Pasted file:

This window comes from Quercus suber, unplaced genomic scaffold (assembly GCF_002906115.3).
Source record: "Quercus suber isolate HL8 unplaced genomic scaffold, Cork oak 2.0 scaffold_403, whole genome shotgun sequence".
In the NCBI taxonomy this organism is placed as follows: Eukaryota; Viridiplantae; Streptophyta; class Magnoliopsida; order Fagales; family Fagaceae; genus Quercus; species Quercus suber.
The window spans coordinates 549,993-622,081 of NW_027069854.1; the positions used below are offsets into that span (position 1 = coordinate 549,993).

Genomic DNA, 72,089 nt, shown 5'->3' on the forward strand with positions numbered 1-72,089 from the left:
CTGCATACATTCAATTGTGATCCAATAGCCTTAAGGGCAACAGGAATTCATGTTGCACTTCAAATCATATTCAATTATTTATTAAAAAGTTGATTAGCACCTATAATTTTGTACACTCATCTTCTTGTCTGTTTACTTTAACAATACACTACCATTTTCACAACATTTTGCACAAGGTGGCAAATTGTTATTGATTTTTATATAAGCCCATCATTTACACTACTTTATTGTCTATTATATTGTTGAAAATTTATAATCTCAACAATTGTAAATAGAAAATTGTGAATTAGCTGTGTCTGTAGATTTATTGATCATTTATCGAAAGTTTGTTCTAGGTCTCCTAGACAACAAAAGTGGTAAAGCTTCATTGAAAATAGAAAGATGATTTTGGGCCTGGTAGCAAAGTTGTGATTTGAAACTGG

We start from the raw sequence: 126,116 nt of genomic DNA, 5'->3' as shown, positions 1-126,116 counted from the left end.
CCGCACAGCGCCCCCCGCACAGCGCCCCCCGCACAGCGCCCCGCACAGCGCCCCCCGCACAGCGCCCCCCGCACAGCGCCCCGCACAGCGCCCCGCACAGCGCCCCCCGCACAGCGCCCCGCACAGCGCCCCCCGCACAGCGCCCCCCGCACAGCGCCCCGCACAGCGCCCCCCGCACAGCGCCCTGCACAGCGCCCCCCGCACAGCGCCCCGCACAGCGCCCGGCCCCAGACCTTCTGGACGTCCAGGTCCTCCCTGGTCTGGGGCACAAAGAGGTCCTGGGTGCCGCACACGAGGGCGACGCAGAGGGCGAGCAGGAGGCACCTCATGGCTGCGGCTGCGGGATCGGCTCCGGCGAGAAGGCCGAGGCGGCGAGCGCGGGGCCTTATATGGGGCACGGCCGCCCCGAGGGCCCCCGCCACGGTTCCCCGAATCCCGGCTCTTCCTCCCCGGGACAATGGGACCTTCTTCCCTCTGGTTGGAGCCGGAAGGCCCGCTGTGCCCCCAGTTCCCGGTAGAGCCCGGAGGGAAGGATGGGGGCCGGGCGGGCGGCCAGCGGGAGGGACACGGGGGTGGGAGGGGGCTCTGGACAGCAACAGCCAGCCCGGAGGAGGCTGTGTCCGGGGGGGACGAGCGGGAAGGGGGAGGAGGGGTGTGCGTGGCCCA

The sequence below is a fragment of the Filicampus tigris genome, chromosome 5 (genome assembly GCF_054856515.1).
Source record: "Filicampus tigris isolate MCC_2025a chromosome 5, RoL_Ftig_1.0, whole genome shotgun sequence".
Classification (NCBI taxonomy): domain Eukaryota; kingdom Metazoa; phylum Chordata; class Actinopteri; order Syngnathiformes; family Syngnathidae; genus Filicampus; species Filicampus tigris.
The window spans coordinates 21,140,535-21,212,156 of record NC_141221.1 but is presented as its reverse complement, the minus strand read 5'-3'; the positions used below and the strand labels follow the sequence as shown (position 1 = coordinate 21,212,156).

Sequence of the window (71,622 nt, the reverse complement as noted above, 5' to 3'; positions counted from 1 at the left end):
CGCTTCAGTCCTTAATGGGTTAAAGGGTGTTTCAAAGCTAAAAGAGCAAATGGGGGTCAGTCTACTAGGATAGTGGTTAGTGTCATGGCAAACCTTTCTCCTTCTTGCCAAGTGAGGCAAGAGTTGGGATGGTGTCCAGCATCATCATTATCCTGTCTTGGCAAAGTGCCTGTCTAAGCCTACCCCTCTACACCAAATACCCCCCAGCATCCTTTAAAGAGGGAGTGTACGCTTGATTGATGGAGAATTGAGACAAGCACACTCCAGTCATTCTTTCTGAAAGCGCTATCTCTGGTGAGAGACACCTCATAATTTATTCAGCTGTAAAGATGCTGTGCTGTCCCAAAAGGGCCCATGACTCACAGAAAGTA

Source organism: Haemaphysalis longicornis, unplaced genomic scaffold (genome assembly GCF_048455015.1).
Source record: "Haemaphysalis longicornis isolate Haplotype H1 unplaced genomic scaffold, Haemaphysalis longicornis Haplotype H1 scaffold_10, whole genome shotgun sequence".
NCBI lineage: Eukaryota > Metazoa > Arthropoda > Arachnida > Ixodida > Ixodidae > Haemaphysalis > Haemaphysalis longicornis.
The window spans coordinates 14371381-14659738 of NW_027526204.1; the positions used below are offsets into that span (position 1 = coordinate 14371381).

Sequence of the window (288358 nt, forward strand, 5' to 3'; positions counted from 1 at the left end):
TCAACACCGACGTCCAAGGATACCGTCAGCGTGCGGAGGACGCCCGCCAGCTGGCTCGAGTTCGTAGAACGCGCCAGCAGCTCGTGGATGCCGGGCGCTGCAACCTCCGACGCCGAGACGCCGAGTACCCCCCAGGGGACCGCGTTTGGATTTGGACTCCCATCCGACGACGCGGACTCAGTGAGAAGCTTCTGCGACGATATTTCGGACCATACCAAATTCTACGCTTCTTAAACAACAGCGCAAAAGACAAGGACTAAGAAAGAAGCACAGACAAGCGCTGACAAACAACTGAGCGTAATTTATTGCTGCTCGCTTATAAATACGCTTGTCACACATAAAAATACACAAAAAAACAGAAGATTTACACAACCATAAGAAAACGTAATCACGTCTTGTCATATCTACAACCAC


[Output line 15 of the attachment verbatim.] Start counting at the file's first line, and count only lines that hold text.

Source organism: Haemaphysalis longicornis, unplaced genomic scaffold (genome assembly GCF_048455015.1).